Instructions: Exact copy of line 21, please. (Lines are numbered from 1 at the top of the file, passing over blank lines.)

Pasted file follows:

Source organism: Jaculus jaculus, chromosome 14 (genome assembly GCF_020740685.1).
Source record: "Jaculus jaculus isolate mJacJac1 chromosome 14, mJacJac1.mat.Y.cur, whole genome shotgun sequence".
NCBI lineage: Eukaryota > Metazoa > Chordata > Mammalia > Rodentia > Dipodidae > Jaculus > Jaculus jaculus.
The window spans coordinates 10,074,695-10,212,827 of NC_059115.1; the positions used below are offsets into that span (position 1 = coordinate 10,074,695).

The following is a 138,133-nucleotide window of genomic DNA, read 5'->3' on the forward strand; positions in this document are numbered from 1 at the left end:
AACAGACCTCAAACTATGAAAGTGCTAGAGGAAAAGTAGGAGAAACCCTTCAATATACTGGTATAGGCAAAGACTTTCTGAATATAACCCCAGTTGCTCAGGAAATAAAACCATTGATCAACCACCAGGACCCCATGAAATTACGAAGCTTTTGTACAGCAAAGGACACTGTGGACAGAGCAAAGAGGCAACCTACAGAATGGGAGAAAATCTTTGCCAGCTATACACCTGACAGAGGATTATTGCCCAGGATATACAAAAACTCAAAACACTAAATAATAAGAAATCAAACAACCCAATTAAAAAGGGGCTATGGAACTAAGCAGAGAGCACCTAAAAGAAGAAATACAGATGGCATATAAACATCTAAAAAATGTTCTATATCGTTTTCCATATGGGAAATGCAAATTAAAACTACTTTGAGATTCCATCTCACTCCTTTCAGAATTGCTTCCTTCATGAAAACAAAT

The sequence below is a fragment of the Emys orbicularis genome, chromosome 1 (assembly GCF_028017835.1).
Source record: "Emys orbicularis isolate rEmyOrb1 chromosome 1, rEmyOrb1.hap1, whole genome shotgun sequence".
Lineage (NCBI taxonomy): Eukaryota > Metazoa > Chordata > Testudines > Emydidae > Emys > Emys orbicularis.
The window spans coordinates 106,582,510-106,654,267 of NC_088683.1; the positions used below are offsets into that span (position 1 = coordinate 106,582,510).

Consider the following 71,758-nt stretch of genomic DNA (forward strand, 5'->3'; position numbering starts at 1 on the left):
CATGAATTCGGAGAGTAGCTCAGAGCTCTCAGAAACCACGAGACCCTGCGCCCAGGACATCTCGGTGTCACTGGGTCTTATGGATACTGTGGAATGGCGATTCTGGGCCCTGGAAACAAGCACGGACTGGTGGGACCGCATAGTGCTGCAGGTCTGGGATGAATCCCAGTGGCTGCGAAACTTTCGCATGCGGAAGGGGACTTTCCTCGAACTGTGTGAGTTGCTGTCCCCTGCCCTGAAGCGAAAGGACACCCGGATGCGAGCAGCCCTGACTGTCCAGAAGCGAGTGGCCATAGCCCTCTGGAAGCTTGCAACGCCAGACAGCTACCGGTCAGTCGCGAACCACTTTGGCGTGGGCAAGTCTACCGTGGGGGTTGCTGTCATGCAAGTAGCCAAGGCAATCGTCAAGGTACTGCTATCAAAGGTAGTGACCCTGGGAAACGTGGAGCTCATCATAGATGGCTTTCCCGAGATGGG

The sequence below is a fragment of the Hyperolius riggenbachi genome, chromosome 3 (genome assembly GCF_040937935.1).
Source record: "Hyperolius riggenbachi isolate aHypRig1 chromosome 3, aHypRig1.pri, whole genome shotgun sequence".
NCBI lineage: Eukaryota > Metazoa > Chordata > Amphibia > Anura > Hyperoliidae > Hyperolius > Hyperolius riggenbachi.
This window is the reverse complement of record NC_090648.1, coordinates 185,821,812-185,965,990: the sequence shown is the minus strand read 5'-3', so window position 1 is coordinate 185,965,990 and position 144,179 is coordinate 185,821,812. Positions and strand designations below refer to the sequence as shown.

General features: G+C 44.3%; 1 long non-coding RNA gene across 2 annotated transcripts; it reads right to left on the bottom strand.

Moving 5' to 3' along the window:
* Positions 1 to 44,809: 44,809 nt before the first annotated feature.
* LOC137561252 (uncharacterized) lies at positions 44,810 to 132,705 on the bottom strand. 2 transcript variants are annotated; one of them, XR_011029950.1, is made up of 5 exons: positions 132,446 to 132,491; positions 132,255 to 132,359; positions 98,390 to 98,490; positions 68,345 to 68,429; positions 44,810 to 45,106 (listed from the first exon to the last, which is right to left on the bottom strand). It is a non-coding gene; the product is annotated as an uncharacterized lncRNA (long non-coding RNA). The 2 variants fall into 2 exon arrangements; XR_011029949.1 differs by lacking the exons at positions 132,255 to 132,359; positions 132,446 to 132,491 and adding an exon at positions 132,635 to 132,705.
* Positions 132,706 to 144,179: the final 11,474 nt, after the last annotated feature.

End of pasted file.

* Positions 132,706 to 144,179: the final 11,474 nt, after the last annotated feature.